“We are locking into place an infrastructure with natural gas-fired power plants that will guarantee that our carbon emissions will go up over time,” Mehalik warned. “It is exactly the wrong time for that to happen — that is when the window actually to stop runaway climate change will close.” He pointed out that while the state’s carbon footprint started going down due to closing coal power plants, those gains are being offset by new natural gas-fired power plants and a growing petrochemical industry.
This month saw the country’s two biggest coal power plants shut down, Pennsylvania’s 2.7 gigawatt (GW) Bruce Mansfield Plant and Arizona’s 2.25 GW Navajo Generating Station. The closures have major climate implications. Their combined carbon dioxide emissions between 2010 and 2015 were nearly equivalent over that same time to the 15 GW of coal plants that closed in 2015, according to E&E News.
From Coal and Nuclear to Natural Gas?
Meanwhile, community members in Shippingport, a small neighborhood sandwiched between the Bruce Mansfield Power Plant„ and the Beaver Valley Nuclear Power Station, slated to close in 2021, worry about the natural gas industry looking to take over their small town. Both the coal and nuclear plants are owned by FirstEnergy Solutions.
While I was taking photographs of the homes between the two plants, William Green, the former Borough Manager for Shippingport, told me people in his small community of about 250 worry that Shell is planning to buy both FirstEnergy plants, as well as the entire town. He said that there is talk that the plants could be converted into natural gas power plants.
At the November 6 community meeting in the town of Beaver, Mehalik asserted that replacing coal plants with natural gas plants won’t save us from climate catastrophe and that when natural gas is converted into feedstocks to produce plastics, it generates enormous carbon dioxide emissions.
“Petrochemical industry expansion is completely contradictory to the principles of addressing climate change, improving air quality, protecting water, and pursuing a sustainable and resilient community approach to regional development.” A November 20 press statement from the Breathe Project stated, “Turning any region into a massive petrochemical hub is a huge step in the wrong direction on climate change when we should be investing in clean energy, not fracking and plastics.”
What Louisiana and Pennsylvania Have in Common
Environmental advocates and activists have been trying to stop the growth of the petrochemical industry in Louisiana for the same reason. The proposed Formosa petrochemical complex in St. James, Louisiana, would generate enormous greenhouse gas emissions in the process of converting natural gas into the feedstocks to produce plastics.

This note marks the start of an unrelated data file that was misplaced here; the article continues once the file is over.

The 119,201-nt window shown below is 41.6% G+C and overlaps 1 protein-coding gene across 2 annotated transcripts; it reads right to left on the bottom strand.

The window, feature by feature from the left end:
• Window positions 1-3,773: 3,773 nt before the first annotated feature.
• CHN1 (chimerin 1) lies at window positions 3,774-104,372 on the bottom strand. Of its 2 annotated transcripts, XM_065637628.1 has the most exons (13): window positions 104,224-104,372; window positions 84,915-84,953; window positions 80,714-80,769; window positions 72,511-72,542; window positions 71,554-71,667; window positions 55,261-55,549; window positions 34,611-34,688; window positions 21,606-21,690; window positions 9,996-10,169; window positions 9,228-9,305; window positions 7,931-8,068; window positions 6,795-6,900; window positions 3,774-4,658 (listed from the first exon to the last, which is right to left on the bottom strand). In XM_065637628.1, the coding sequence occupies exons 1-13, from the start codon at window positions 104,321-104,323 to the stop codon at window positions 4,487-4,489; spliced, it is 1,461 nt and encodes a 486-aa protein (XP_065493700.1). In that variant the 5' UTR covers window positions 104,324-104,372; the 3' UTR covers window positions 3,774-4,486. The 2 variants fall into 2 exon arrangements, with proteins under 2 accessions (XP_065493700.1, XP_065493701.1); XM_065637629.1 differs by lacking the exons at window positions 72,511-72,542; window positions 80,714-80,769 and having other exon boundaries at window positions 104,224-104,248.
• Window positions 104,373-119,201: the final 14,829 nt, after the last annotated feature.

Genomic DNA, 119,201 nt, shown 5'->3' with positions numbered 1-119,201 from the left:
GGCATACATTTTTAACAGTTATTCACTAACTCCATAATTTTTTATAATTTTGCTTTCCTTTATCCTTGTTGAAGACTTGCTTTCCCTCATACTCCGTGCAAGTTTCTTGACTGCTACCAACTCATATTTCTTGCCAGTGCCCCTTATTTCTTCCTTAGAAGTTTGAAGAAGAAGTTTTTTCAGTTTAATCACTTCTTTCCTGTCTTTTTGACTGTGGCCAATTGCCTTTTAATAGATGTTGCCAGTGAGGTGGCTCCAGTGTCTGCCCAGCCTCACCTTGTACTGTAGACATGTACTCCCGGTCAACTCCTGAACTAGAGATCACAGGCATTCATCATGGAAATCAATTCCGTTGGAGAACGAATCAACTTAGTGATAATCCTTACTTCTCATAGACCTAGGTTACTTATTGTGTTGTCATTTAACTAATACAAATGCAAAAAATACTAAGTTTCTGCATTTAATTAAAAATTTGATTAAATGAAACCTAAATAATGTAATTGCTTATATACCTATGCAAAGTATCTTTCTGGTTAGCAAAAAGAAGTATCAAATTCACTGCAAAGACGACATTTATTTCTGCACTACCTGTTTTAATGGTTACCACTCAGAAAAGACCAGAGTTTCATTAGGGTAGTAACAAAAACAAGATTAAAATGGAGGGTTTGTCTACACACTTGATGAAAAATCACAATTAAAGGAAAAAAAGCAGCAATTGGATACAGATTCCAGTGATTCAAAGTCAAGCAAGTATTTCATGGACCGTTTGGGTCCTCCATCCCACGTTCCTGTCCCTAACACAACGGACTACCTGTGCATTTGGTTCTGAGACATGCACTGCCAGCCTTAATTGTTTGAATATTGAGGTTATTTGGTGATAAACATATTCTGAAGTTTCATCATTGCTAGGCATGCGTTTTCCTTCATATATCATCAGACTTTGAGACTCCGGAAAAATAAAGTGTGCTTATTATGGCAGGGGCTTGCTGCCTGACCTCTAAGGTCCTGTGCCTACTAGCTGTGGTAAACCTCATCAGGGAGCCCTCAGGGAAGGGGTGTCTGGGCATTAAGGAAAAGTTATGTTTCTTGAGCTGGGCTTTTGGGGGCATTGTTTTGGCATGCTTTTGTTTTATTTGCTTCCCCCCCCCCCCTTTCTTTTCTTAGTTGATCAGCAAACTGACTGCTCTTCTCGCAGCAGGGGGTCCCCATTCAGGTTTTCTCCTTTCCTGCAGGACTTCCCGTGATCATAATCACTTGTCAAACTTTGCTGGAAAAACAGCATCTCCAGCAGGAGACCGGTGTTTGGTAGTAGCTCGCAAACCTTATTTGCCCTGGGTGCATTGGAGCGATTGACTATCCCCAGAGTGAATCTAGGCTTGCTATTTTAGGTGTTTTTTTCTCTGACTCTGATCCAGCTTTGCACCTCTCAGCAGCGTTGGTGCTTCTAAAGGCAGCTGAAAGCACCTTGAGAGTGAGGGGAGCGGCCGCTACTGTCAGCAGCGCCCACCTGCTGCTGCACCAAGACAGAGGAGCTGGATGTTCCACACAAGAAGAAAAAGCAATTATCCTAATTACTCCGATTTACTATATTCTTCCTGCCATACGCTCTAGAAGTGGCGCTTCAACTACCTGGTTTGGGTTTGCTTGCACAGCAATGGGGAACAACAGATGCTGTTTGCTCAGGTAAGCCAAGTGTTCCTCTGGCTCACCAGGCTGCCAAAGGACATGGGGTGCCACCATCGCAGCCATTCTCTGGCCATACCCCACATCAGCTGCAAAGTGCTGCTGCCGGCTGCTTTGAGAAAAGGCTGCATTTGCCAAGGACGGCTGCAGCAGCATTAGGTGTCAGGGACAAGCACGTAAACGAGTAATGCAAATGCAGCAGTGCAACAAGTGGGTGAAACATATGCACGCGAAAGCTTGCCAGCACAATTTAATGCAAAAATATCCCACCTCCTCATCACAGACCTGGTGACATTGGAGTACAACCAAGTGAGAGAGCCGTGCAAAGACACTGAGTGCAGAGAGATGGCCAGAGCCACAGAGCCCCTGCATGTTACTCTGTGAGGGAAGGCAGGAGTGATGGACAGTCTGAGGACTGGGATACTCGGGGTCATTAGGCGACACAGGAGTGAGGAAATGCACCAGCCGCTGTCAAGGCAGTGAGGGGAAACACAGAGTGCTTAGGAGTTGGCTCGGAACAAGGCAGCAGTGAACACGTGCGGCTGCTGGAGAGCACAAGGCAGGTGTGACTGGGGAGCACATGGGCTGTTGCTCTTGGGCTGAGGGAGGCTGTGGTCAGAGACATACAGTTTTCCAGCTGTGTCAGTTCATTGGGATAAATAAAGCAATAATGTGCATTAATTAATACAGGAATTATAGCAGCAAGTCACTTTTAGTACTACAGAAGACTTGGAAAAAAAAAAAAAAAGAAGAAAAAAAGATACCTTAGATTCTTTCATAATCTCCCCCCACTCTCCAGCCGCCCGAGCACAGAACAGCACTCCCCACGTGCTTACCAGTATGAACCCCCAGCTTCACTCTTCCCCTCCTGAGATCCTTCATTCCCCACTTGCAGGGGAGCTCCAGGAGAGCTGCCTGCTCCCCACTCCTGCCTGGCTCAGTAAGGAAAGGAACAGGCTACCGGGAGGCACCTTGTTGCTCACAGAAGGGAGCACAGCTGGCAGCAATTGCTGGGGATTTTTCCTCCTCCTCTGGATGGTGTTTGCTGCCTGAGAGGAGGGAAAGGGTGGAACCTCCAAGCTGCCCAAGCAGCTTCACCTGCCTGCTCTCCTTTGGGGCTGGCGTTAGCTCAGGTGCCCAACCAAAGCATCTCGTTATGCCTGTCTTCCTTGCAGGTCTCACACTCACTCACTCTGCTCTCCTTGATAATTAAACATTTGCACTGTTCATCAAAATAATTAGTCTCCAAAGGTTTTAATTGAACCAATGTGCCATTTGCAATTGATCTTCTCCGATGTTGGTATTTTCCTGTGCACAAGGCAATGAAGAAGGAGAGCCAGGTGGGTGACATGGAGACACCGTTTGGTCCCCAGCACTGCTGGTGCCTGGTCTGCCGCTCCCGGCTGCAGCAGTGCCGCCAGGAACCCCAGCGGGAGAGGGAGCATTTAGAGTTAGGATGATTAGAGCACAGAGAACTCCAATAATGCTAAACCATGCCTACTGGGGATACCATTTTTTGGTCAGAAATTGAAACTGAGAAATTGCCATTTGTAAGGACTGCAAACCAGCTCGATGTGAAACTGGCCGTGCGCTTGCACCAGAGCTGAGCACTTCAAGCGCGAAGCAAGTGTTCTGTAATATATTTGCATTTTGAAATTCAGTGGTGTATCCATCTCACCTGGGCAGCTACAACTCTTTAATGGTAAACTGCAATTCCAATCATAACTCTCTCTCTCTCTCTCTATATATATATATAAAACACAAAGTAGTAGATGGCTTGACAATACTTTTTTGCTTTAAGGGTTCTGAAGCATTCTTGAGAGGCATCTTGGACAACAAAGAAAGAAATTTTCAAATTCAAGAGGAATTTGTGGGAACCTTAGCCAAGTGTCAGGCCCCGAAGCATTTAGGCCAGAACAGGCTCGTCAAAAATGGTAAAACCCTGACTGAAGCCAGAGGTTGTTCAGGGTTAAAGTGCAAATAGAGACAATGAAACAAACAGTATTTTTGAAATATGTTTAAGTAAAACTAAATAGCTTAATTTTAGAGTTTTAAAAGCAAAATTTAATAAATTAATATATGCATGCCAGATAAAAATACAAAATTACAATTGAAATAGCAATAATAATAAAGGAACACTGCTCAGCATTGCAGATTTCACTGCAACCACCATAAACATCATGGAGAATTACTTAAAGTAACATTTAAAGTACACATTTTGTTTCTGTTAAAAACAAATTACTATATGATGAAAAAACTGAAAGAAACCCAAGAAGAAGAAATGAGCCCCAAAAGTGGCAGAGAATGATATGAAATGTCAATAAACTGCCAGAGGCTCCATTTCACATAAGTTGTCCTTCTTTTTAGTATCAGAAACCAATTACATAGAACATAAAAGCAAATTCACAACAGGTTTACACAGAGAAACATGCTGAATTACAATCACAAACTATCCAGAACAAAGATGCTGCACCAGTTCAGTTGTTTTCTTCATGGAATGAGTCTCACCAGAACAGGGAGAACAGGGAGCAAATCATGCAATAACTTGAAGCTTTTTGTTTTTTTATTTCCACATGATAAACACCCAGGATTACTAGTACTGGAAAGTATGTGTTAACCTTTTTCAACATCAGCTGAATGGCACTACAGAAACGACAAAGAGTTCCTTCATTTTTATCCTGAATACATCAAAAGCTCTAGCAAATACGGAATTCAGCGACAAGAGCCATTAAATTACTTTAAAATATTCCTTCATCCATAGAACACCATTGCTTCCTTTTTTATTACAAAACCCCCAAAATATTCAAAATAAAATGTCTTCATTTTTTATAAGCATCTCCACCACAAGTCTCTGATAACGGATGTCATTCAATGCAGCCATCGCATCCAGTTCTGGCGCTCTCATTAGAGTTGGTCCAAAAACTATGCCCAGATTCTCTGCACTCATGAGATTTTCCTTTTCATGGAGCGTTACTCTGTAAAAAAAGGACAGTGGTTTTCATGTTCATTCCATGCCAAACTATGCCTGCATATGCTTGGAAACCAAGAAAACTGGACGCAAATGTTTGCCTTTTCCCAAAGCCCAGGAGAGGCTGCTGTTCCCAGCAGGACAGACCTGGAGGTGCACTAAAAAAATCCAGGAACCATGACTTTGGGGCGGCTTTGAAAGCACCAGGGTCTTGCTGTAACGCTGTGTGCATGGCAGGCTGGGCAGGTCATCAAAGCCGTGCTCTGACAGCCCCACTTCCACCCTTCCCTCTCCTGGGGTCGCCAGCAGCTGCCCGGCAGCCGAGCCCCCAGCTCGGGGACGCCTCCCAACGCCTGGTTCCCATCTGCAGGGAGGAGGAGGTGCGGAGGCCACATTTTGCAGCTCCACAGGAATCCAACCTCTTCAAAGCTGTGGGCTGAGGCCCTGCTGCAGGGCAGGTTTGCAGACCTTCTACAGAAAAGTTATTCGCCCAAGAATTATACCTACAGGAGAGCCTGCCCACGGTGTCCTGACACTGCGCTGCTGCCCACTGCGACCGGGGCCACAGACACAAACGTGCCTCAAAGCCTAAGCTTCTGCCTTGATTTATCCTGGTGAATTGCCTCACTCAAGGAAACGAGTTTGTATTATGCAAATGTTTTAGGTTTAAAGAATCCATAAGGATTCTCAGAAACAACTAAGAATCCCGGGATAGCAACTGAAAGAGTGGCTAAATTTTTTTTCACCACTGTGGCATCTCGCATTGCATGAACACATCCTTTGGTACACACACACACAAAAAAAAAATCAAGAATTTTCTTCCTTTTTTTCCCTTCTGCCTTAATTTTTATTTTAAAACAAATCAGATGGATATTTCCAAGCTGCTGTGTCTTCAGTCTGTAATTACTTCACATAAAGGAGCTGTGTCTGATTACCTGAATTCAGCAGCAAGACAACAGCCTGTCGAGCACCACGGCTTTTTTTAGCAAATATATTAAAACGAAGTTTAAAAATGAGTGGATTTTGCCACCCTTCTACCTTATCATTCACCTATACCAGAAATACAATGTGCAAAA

If permitted, it will be able to emit 13.6 million tons of carbon dioxide per year, the equivalent of three coal-fired power plants, Corinne Van Dalen, an attorney with Earthjustice working with community members to stop the plant, told Rolling Stone. Among 219 currently proposed oil and gas projects in the U.S., the Environmental Integrity Project found that the Formosa plant would release the most carbon dioxide, by a wide margin.
Environmentalists in Pennsylvania and Louisiana, both shale-rich states, have to contend with industry capture of regulators and politicians. Fossil fuel industry projects are approved despite concerns raised about insufficient environmental impact studies or climate impacts. Concerned citizens in both states have accused regulators of serving industries’ needs instead of protecting people and the environment.
Pittsburgh Mayor Bill Peduto tapped into that sentiment at the city’s Climate Action Summit on October 30 when he expressed his opposition to new petrochemical industry development. “We do not have to become the petrochemical/plastics center of the United States,” he declared to hundreds of attendees at the summit. His comments continue to ripple through western Pennsylvania.
A group of bipartisan elected official in western Pennsylvania counties issued a statement on November 20 in support of natural gas and petrochemical development in the region, dismissing the mayor. “So, while Mayor Peduto may speak for one city, we speak for the rest of this region,” the officials wrote. “To those in the natural gas and petrochemical industries, hear us when we say: Western Pennsylvania is open for business.”
Members of the Breathe Coalition have rallied in defense of the mayor for opposing the petrochemical buildout. “We would rather see such support go to jobs and projects that promote health, extend lives, and support frontline communities,” Mehalik wrote in a November 20 Breathe Coalition press release. “We know that through innovation, we can create jobs, grow the economy, clean up our communities, and protect our health. We support leaders who commit to doing this.”